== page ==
I enjoyed Watch Dogs 2, but one of the things about it that rubbed me up the wrong way was how the game's plucky hacker crew could use deadly weapons to murder a bucketload of people.
Did you know that in 2015 more people died while taking selfies than were killed in deadly shark attacks? I don't know how many people typically die in deadly shark attacks each year, and I've wasted enough of Google's time this week to bother finding out, but it makes for a snippy tabloid headline, or barstool factoid -- providing nobody asks too many follow-ups. Like a furious and lonely baby boomer in a Daily Mail comments section, I'd be tempted to judge the unfortunates behind the statistic were it not for the fact that, earlier this week I fell out of a tree while trying to photograph bird eggs.
Here's what's clear: big console game sales are down. Titanfall 2, Watch Dogs 2, Call of Duty: Infinite Warfare, Dishonored 2 and more all failed to even match the sales of their predecessors at launch. People I've spoken to in the UK retail business are in panic mode. The PS4 has been a huge success. Xbox One is doing well. What's going on?
I've seen plenty of theories, some better than others. Writing on Eurogamer's sister site, Gamesindustry.biz, Rob Fahey puts forward one of the better ones: that the rise of digital means fewer physical game sales are in people's hands to trade-in. Certainly in the UK, which has a huge pre-owned video game market, that makes a lot of sense.
Fahey also suggests more and more games are designed to keep us playing week after week and, as a result, we're not interested in playing as many new games. Think Destiny or Minecraft or FIFA. Again, I agree this plays a part. I played Destiny for pretty much two years solid, tuning in each week to the detriment of trying out new games.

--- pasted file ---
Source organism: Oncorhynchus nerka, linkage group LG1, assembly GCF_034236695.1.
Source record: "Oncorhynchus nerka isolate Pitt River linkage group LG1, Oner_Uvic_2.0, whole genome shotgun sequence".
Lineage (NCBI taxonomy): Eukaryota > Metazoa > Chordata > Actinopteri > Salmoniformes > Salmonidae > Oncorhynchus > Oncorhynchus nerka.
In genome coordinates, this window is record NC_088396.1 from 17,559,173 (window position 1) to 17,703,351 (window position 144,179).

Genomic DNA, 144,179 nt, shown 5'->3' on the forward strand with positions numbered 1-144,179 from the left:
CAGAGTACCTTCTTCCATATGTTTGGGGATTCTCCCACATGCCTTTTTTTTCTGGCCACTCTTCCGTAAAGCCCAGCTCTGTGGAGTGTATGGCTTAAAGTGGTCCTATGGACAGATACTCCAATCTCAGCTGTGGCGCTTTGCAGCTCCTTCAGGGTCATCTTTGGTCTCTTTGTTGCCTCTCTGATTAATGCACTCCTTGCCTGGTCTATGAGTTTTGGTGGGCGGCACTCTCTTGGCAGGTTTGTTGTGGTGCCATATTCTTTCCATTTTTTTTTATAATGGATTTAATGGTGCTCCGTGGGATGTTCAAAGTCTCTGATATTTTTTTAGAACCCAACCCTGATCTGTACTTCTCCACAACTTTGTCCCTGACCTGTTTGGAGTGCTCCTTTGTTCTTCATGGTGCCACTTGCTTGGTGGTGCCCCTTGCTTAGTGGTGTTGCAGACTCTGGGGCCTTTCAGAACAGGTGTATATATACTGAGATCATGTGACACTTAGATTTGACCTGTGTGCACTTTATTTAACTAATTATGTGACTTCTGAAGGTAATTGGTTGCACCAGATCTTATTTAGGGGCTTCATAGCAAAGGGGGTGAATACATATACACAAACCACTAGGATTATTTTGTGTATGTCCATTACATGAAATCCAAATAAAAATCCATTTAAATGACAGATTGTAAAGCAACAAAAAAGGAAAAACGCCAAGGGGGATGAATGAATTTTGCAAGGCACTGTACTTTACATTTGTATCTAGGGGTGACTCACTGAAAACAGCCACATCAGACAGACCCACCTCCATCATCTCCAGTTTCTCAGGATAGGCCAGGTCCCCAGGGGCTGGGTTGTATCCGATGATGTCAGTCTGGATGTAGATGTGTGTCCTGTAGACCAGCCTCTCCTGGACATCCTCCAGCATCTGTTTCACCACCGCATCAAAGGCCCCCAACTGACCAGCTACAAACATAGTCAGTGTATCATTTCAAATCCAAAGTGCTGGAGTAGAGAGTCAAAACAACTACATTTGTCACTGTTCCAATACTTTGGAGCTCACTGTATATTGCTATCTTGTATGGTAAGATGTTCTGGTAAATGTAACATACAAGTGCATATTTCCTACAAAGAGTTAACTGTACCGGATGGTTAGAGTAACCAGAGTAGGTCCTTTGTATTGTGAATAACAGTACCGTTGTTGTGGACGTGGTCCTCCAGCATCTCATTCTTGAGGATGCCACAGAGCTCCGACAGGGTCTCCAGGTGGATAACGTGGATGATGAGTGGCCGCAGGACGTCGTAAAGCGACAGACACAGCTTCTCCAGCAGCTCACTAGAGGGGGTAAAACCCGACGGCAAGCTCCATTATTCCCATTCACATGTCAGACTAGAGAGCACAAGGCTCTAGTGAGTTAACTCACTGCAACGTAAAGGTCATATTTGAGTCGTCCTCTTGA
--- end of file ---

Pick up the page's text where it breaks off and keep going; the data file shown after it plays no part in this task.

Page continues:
Watch Dogs 2, Ubisoft's latest open world adventure, annoys the hell out of me. I can't stand the characters, the dialogue is cheesy and the hacker culture the game portrays is 20 years too late. I mean, hacking was cool in 1996 when Jonny Lee Miller and Angelina Jolie were trolling each other in high school. Now, 20 years later, I listen to DedSec characters Marcus, "Wrench", Sitara and Josh chat about hacking the planet in the basement of a board game shop in San Francisco and I can't help but think of that "How do you do, fellow kids?" meme. For me, Watch Dogs 2 is an eye-rolling hot take of a video game. It tries too hard to be cool.
It's no secret that Watch Dogs 2 is a departure from its predecessor. It's been obvious for a while, just from glancing at trailers, that this sequel will be brighter and more playful than Ubisoft's previous crack at a hackable open world. Now, after nearly four hours with the sequel, it's clear there are big changes in how it feels, too.
If you've ever played a Ubisoft open world game then you'll know the score. Assassin's Creed features towers to climb which unlock missions around you. Far Cry features towers which, again, unlock missions around you. And - guess what - Watch Dogs 1 features towers which unlock missions around you.
After all the leaks, Watch Dogs 2 is now officially out in the open.